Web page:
An ex- is a has-been, and a spurt is a drip under pressure.

Ground loop is my best guess. Lighting rigs are capricious beasts.

Fareastdriver
21st Feb 2015, 00:06
When I built my own house I installed a two row distribution box. The upper row looked after power in the upper floor, in this case the lounge, kitchen etc, and the other looked after the power on the lower floor, bedrooms etc. The lights were wired the other way round. Each row had its own RCCB so if that tripped it meant that either the lights OR the power went out on one floor.

I lived in it for ten years and there were about three outrages that caused an RCCB to trip. Not that much of a problem because either a table light or a ceiling light was going to work.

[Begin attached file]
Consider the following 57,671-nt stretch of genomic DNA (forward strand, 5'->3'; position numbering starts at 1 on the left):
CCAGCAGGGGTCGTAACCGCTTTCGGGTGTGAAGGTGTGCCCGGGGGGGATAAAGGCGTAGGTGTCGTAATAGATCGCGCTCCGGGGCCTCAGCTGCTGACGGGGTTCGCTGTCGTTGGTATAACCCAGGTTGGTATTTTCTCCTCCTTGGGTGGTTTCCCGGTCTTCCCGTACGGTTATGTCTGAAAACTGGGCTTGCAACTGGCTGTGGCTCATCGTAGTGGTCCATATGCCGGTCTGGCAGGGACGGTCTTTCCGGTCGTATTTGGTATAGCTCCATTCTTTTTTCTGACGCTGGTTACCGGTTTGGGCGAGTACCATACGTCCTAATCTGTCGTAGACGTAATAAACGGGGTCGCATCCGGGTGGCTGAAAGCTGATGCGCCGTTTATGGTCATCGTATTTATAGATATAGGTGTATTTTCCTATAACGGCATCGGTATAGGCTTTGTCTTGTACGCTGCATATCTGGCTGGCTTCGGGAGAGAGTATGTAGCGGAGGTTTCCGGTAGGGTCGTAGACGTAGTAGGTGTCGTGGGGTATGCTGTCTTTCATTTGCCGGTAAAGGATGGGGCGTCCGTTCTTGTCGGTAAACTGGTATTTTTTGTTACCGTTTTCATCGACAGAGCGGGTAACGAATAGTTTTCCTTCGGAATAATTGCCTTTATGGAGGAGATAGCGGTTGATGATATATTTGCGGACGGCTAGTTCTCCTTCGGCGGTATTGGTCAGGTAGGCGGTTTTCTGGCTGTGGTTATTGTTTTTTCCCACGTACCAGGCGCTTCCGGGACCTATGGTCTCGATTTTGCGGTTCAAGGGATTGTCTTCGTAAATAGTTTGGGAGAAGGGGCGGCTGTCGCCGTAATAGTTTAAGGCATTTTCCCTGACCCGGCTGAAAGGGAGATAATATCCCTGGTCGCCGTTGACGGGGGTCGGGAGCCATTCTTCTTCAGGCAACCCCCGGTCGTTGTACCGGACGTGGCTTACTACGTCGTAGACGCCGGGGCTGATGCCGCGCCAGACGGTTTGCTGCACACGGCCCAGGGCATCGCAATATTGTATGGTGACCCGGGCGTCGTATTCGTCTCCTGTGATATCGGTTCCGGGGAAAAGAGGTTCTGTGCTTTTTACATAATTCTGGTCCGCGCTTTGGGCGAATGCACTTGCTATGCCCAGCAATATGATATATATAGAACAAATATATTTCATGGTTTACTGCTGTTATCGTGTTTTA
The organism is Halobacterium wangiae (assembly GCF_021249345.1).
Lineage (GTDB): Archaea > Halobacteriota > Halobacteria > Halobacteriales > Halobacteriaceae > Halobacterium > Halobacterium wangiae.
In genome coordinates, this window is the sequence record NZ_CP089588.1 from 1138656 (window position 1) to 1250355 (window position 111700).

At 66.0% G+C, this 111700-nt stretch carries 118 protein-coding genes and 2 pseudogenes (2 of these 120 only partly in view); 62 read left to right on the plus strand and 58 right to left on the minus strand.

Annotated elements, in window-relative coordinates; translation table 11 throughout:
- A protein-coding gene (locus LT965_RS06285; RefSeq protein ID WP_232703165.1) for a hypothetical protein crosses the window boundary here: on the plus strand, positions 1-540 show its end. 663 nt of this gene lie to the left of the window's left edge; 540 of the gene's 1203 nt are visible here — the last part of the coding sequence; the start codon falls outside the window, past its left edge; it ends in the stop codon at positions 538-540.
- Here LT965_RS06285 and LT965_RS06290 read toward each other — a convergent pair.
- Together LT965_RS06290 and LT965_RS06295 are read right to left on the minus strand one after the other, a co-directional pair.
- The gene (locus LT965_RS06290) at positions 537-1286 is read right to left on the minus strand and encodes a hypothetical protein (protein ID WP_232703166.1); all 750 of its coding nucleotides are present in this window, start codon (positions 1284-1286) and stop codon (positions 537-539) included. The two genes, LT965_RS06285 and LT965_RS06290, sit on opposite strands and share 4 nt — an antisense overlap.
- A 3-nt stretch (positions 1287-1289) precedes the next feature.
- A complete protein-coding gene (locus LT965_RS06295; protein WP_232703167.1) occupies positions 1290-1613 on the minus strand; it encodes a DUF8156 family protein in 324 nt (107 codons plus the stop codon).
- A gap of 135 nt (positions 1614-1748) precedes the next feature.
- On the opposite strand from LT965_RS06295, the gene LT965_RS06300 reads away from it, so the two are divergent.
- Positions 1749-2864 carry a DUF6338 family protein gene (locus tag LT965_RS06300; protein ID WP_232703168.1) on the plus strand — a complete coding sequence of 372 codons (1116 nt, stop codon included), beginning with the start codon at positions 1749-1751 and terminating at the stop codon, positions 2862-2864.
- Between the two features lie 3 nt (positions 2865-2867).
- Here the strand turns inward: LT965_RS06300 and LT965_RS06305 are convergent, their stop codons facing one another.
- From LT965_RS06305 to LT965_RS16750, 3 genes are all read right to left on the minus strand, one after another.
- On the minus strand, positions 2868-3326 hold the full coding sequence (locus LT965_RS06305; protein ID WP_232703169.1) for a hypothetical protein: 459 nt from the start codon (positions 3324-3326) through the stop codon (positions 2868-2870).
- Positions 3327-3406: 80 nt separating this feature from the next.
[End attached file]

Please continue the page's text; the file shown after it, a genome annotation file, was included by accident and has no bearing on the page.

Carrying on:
Fareastdriver
21st Feb 2015, 00:34
A slight comment, nothing to do with the thread.

One of my jobs I had, in fact the second, was as an assistant in a wholesale electrical supplier in Bulawayo in 1958. At that time ALL new buildings in the city were required to have CBs on every circuit. They were not ring main as per the UK system, they used metal conduit and 14.1087 wiring. Coming back to the UK I found that the old wire fuse systems were still being used.

I lived in China for many years and I learned the Chinese system so I could restore power in short order. This is not helped by the fact that Chinese electricians qualifications are time served, i.e. got the hang of it.